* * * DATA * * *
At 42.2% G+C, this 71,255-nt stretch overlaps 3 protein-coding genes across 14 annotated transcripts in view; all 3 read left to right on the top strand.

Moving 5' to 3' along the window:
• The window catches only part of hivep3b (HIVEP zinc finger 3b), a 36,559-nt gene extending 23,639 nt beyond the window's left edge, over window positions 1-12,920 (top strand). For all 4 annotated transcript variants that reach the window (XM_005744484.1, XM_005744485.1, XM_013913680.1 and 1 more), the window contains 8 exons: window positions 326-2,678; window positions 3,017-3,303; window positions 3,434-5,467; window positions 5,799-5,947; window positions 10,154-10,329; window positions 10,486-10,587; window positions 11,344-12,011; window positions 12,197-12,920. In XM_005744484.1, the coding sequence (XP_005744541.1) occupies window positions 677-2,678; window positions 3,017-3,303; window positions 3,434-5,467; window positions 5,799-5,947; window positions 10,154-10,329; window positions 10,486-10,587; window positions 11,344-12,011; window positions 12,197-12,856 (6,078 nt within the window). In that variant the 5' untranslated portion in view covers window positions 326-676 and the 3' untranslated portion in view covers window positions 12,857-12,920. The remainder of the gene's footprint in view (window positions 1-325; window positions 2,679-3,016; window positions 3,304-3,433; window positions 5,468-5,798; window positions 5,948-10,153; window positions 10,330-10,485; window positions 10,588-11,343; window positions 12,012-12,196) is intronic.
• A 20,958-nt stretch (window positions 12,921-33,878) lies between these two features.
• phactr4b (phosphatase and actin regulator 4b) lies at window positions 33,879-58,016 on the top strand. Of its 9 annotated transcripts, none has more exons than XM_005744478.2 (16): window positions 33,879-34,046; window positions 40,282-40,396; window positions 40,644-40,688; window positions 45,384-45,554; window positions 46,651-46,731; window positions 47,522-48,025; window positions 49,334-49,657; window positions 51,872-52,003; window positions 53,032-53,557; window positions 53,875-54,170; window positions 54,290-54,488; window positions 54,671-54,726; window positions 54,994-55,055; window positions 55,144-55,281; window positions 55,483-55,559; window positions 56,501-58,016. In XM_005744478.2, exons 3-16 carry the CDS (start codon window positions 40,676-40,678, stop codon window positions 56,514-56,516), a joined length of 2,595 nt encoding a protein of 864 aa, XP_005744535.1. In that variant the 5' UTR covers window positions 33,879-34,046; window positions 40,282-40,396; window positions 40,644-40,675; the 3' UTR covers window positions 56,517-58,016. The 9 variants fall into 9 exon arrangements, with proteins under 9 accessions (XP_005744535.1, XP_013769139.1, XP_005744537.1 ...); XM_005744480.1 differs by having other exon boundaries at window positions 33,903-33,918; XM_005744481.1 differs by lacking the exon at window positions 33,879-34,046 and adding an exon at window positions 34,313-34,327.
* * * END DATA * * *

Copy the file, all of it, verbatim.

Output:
At 42.2% G+C, this 71,255-nt stretch overlaps 3 protein-coding genes across 14 annotated transcripts in view; all 3 read left to right on the top strand.

Moving 5' to 3' along the window:
• The window catches only part of hivep3b (HIVEP zinc finger 3b), a 36,559-nt gene extending 23,639 nt beyond the window's left edge, over window positions 1-12,920 (top strand). For all 4 annotated transcript variants that reach the window (XM_005744484.1, XM_005744485.1, XM_013913680.1 and 1 more), the window contains 8 exons: window positions 326-2,678; window positions 3,017-3,303; window positions 3,434-5,467; window positions 5,799-5,947; window positions 10,154-10,329; window positions 10,486-10,587; window positions 11,344-12,011; window positions 12,197-12,920. In XM_005744484.1, the coding sequence (XP_005744541.1) occupies window positions 677-2,678; window positions 3,017-3,303; window positions 3,434-5,467; window positions 5,799-5,947; window positions 10,154-10,329; window positions 10,486-10,587; window positions 11,344-12,011; window positions 12,197-12,856 (6,078 nt within the window). In that variant the 5' untranslated portion in view covers window positions 326-676 and the 3' untranslated portion in view covers window positions 12,857-12,920. The remainder of the gene's footprint in view (window positions 1-325; window positions 2,679-3,016; window positions 3,304-3,433; window positions 5,468-5,798; window positions 5,948-10,153; window positions 10,330-10,485; window positions 10,588-11,343; window positions 12,012-12,196) is intronic.
• A 20,958-nt stretch (window positions 12,921-33,878) lies between these two features.
• phactr4b (phosphatase and actin regulator 4b) lies at window positions 33,879-58,016 on the top strand. Of its 9 annotated transcripts, none has more exons than XM_005744478.2 (16): window positions 33,879-34,046; window positions 40,282-40,396; window positions 40,644-40,688; window positions 45,384-45,554; window positions 46,651-46,731; window positions 47,522-48,025; window positions 49,334-49,657; window positions 51,872-52,003; window positions 53,032-53,557; window positions 53,875-54,170; window positions 54,290-54,488; window positions 54,671-54,726; window positions 54,994-55,055; window positions 55,144-55,281; window positions 55,483-55,559; window positions 56,501-58,016. In XM_005744478.2, exons 3-16 carry the CDS (start codon window positions 40,676-40,678, stop codon window positions 56,514-56,516), a joined length of 2,595 nt encoding a protein of 864 aa, XP_005744535.1. In that variant the 5' UTR covers window positions 33,879-34,046; window positions 40,282-40,396; window positions 40,644-40,675; the 3' UTR covers window positions 56,517-58,016. The 9 variants fall into 9 exon arrangements, with proteins under 9 accessions (XP_005744535.1, XP_013769139.1, XP_005744537.1 ...); XM_005744480.1 differs by having other exon boundaries at window positions 33,903-33,918; XM_005744481.1 differs by lacking the exon at window positions 33,879-34,046 and adding an exon at window positions 34,313-34,327.